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Under the Sun
Thu September 1, 2011
Readers Share Green Flash Photos
Under the Sun recently ran a piece on green flashes – a green light that appears in the sky for a fleeting moment when the sun dips below the horizon. Many believe the green flash to be a myth, but it actually has a scientific explanation: refraction. We asked readers if they had ever seen a green flash. Many sent us stories and pictures of their experience with the atmospheric phenomenon.
“My green flash was captured while in the Loxahatchee National Wildlife Refuge in Palm Beach County. Truly a flash – only visible for perhaps under a minute and certainly a few minutes before sundown. Maybe it doesn’t qualify because it didn’t occur as the sun dropped into the swamp but being out there alone – it was magical!”
“Ironic that your reporter from Florida’s West Coast never saw the green flash since that is where I first saw it after many years of looking. Caught it from the high restaurant in the Holiday Inn. Managed a shot of it during a trip to the Everglades, but it was so bright, it overexposed the slide film and came out white. But, during a trip to Key West in 2007 managed to get the attached shot. Not as intense and laser-like as I have seen it but enough to prove the point that it does exist. Saw it many times on dive trips to Bonaire – almost a daily occurrence as it is a desert climate and the atmosphere has to be clear and dry.”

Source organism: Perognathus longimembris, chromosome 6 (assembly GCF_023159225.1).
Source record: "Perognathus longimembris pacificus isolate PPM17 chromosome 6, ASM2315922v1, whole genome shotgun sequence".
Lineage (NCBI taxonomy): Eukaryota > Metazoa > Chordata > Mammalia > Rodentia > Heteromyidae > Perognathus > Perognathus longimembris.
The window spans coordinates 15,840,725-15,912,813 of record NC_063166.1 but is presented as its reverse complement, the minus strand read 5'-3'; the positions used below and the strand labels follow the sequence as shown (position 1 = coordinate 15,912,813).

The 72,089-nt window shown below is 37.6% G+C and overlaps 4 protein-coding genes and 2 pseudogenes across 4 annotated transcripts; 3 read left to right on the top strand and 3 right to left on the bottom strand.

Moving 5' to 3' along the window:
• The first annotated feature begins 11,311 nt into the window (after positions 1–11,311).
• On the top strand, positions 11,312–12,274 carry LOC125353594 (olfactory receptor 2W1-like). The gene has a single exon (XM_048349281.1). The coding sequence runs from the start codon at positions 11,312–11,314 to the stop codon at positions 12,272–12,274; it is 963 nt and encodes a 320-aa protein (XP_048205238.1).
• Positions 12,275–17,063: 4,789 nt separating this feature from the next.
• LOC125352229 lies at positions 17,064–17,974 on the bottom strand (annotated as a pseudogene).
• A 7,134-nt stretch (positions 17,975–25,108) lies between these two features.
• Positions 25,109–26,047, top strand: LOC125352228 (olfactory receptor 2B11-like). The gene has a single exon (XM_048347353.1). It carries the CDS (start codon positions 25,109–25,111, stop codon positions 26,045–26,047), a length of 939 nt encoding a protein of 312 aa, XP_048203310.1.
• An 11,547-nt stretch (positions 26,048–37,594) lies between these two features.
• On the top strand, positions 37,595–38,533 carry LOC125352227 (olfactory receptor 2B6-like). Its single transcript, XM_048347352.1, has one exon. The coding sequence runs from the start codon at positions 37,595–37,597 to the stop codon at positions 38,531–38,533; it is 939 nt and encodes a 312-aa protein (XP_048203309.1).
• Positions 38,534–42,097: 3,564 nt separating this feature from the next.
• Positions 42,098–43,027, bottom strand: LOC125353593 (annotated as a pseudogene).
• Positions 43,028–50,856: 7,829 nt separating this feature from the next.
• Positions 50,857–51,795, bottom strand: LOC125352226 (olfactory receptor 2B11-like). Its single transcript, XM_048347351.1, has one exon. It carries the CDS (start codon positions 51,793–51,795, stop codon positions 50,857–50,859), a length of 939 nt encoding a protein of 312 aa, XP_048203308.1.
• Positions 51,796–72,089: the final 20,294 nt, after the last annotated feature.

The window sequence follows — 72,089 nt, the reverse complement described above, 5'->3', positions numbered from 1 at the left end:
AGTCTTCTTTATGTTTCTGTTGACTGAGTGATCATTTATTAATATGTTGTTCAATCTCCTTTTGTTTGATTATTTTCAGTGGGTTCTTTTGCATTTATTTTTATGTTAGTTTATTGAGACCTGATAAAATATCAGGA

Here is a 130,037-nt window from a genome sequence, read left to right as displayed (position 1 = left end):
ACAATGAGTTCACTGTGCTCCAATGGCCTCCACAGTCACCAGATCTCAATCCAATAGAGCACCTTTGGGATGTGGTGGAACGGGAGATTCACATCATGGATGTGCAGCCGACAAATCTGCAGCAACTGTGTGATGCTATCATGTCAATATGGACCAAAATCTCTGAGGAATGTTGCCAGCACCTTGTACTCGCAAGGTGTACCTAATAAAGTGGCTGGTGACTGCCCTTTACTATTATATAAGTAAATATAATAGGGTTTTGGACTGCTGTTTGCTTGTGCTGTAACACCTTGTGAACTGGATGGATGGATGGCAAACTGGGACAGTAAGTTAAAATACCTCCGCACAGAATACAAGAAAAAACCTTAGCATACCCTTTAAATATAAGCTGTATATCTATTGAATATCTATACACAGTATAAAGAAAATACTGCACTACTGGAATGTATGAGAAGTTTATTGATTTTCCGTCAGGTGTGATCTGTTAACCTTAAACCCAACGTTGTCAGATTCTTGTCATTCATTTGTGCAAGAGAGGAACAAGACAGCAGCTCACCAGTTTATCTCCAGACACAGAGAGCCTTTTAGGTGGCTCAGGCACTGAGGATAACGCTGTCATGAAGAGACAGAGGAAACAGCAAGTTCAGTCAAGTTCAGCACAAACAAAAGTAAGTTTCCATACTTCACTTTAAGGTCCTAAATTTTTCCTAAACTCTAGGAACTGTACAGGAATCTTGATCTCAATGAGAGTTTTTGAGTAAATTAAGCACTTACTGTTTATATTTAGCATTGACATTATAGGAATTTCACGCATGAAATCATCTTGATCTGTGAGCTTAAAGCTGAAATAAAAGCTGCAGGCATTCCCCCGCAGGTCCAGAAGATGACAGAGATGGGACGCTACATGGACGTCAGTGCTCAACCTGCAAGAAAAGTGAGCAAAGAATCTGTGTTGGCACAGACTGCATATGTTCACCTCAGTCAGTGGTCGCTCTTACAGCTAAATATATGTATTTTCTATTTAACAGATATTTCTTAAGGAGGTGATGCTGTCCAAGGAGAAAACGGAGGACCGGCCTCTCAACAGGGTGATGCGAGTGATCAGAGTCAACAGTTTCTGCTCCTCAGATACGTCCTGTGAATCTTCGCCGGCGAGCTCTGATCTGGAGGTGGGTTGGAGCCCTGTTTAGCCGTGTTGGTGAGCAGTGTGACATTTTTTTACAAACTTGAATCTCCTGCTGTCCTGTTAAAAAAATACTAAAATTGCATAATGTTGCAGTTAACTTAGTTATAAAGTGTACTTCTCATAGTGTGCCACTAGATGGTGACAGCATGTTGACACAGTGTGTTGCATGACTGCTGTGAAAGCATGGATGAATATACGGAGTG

“The photo was taken at moonrise of the full moon in March on Hollywood Beach. At first I thought I had a smear on my lens. Then the lady taking pictures a few feet away from me asked me what caused a similar distortion on her photo. My conclusion is that our cameras caught an atmosperic phenomenon which our eyes missed. This photo is not retouched!”
“I researched how to model sunsets and the sky for computer graphics at James Cook University in the late 1980s. But being in northeastern Australia, the sun set over the land. I had read about the green flash in scientific literature while figuring out why the sky is blue and sunsets are red, etc. I decided then that a green flash would go onto my bucket list before I even knew what a bucket list was. Twenty years later, I found myself in Miami and was in Key West for the weekend when I photographed the last glimmer on the sunset. And there it was. My first green flash. I’ve seen another since then.”